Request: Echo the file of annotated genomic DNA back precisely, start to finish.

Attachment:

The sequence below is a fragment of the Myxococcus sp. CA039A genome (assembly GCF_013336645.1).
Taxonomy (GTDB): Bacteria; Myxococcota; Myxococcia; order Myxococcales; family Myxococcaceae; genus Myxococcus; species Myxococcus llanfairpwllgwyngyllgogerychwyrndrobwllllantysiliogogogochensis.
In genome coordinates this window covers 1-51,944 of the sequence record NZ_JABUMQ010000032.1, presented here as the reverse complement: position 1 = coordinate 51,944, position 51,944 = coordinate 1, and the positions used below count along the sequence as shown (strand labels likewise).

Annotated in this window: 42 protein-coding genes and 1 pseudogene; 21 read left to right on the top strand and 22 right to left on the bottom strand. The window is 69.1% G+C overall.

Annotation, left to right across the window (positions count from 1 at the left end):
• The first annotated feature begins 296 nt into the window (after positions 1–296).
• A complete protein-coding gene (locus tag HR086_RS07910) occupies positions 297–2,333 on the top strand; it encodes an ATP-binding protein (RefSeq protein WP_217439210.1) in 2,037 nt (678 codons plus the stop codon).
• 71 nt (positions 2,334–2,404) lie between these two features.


The sequence below is a fragment of the Myxococcus sp. CA039A genome (assembly GCF_013336645.1).
Taxonomy (GTDB): Bacteria; Myxococcota; Myxococcia; order Myxococcales; family Myxococcaceae; genus Myxococcus; species Myxococcus llanfairpwllgwyngyllgogerychwyrndrobwllllantysiliogogogochensis.
In genome coordinates this window covers 1-51,944 of the sequence record NZ_JABUMQ010000032.1, presented here as the reverse complement: position 1 = coordinate 51,944, position 51,944 = coordinate 1, and the positions used below count along the sequence as shown (strand labels likewise).

Annotated in this window: 42 protein-coding genes and 1 pseudogene; 21 read left to right on the top strand and 22 right to left on the bottom strand. The window is 69.1% G+C overall.

Annotation, left to right across the window (positions count from 1 at the left end):
• The first annotated feature begins 296 nt into the window (after positions 1–296).
• A complete protein-coding gene (locus tag HR086_RS07910) occupies positions 297–2,333 on the top strand; it encodes an ATP-binding protein (RefSeq protein WP_217439210.1) in 2,037 nt (678 codons plus the stop codon).
• 71 nt (positions 2,334–2,404) lie between these two features.